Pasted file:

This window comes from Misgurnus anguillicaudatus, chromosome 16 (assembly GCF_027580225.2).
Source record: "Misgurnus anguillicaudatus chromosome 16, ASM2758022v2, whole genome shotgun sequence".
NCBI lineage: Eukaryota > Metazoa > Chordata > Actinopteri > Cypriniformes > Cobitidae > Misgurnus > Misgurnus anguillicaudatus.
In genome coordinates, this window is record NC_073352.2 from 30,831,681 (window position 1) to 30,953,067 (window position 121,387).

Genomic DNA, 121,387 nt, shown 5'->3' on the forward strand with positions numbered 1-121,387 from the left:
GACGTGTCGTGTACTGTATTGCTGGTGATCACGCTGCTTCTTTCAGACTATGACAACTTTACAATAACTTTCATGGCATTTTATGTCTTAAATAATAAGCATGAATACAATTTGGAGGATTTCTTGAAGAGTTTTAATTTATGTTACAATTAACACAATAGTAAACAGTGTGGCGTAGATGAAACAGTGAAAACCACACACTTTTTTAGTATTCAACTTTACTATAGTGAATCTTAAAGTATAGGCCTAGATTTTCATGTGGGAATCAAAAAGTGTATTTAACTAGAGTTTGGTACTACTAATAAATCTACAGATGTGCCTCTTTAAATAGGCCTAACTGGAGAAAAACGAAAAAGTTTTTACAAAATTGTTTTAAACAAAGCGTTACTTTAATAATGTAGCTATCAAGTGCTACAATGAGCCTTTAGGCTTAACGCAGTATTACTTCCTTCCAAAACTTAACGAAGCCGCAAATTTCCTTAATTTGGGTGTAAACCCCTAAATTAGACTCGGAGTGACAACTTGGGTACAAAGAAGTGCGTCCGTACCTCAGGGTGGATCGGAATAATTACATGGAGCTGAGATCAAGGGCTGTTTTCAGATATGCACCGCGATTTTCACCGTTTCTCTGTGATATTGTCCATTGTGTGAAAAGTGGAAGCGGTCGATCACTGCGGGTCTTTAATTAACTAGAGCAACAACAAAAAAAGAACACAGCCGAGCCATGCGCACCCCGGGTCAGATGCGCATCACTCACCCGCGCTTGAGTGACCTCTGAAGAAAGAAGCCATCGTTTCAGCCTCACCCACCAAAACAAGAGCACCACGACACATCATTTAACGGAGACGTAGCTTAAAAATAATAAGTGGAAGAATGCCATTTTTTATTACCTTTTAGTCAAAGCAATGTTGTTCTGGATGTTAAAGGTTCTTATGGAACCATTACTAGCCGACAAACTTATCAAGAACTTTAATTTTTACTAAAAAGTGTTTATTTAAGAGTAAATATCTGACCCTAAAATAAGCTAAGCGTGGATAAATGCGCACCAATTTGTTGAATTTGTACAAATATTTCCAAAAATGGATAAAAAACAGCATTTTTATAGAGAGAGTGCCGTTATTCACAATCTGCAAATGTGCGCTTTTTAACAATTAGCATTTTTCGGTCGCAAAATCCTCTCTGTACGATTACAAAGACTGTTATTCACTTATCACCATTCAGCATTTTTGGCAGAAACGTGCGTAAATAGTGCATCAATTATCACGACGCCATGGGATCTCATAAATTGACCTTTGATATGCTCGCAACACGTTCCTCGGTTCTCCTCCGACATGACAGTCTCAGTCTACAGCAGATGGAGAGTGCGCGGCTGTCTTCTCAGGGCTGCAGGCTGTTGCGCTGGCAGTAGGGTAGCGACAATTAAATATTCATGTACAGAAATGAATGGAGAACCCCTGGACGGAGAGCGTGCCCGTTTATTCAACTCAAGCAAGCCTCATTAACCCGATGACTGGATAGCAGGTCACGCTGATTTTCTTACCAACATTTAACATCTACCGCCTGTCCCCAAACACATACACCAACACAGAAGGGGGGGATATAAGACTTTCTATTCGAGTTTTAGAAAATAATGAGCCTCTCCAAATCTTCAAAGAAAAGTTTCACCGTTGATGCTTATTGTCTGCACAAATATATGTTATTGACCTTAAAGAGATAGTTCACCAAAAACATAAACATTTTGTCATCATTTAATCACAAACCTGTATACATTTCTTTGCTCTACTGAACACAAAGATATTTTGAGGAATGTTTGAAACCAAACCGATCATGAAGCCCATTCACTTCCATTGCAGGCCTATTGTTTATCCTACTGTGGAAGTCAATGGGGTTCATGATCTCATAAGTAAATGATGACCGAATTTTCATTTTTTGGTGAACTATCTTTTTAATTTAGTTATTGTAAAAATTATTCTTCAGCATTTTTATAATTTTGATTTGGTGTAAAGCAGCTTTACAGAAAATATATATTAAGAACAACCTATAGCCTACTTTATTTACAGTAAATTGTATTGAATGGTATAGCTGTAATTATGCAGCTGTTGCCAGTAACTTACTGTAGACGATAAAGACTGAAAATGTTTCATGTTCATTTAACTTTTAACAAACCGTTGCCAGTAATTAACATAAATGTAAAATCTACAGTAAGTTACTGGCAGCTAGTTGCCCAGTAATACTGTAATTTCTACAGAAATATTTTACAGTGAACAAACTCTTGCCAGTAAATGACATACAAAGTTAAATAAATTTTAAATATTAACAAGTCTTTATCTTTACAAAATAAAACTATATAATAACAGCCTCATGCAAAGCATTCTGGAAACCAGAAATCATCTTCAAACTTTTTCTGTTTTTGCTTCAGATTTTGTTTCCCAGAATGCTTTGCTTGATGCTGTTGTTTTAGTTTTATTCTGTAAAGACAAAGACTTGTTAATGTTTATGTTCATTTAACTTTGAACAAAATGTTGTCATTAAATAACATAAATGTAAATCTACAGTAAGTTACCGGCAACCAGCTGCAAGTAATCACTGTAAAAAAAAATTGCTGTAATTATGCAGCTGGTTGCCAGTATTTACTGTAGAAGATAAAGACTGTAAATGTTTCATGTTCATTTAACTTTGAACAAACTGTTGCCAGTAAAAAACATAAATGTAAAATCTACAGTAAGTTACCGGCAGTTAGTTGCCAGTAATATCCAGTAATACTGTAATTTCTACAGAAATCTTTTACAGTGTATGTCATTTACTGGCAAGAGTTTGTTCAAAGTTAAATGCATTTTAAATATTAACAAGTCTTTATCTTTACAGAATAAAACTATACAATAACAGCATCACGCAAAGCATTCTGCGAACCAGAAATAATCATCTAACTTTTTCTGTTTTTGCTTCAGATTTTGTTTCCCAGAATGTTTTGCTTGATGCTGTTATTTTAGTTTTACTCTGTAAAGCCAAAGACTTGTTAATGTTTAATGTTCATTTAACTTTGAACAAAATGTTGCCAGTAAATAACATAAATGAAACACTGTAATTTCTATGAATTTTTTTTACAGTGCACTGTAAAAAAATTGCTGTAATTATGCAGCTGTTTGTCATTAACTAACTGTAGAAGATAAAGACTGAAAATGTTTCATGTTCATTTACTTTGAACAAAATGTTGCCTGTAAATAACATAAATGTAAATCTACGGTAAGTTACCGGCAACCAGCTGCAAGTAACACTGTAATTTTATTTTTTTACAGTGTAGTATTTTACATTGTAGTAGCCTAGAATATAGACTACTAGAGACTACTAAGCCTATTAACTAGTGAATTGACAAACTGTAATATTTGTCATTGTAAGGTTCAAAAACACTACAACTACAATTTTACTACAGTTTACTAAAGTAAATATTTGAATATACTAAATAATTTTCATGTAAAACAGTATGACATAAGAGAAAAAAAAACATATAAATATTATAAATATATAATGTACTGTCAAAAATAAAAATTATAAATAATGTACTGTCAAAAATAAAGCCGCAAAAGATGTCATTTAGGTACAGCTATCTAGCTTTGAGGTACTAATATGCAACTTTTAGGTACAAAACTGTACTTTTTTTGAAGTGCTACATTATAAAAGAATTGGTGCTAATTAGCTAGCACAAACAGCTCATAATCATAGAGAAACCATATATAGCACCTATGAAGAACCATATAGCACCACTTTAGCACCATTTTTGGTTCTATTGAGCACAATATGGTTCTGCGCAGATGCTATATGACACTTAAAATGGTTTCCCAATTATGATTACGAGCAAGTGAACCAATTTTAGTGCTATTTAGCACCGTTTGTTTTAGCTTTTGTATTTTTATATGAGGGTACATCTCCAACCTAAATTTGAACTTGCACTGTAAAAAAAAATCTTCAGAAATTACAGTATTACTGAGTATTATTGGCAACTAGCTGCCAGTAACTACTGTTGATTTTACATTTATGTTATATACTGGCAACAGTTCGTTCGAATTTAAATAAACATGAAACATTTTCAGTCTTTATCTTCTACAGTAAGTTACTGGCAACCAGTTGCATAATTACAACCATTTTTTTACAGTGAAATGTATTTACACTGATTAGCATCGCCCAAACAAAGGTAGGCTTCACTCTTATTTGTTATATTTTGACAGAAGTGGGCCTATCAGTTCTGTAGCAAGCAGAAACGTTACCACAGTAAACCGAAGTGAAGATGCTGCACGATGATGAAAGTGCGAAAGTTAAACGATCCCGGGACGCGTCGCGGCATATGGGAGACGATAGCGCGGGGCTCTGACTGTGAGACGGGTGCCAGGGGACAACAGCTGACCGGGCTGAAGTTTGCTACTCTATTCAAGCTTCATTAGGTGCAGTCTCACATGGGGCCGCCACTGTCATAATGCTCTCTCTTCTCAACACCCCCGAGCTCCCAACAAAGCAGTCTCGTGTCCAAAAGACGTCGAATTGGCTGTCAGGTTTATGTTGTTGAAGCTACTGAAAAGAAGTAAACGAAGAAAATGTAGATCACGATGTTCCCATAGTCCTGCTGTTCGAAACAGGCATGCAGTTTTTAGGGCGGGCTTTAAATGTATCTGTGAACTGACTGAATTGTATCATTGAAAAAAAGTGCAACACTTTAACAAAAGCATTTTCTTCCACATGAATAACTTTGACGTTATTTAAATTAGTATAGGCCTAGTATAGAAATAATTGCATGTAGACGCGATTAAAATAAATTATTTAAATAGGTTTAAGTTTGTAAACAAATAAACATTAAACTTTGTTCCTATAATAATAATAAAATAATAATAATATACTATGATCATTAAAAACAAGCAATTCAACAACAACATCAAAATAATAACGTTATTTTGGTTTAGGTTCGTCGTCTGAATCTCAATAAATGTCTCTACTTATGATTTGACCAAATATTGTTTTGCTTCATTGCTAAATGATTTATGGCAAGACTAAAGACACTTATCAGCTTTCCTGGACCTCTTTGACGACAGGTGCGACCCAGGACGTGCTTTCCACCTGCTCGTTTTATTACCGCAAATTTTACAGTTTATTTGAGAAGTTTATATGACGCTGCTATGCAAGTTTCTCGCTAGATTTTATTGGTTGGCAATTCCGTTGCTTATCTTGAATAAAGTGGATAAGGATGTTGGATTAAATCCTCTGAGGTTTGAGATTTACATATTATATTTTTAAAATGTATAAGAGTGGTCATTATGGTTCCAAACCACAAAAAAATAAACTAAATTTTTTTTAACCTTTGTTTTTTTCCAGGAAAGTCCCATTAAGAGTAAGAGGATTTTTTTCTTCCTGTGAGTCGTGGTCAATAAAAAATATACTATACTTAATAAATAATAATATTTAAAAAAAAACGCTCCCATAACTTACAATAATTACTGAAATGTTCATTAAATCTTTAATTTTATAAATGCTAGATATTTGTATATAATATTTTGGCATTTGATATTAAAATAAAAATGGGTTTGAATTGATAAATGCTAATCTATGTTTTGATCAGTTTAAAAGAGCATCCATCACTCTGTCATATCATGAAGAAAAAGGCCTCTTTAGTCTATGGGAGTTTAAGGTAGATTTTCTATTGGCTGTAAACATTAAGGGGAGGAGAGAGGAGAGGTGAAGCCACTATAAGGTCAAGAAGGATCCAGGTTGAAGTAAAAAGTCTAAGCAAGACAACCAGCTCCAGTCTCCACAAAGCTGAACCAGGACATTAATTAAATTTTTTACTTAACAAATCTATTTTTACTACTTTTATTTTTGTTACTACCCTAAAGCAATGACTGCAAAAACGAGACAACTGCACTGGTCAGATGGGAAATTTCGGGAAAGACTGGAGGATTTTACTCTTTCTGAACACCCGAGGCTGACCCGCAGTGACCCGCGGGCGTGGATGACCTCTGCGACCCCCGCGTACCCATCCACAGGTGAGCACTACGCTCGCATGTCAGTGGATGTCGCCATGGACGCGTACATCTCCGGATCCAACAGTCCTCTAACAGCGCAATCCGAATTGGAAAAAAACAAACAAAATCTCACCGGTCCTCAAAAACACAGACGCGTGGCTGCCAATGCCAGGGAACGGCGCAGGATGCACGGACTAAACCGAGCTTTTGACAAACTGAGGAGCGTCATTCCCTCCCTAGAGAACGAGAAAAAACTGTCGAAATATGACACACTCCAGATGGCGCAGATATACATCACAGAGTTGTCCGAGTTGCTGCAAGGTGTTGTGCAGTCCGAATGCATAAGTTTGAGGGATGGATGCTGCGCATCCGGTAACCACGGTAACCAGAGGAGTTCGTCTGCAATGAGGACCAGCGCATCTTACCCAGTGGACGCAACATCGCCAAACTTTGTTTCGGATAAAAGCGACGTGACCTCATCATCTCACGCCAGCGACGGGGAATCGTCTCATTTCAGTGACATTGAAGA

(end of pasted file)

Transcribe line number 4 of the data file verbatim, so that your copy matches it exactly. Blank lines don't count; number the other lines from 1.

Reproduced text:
In genome coordinates, this window is record NC_073352.2 from 30,831,681 (window position 1) to 30,953,067 (window position 121,387).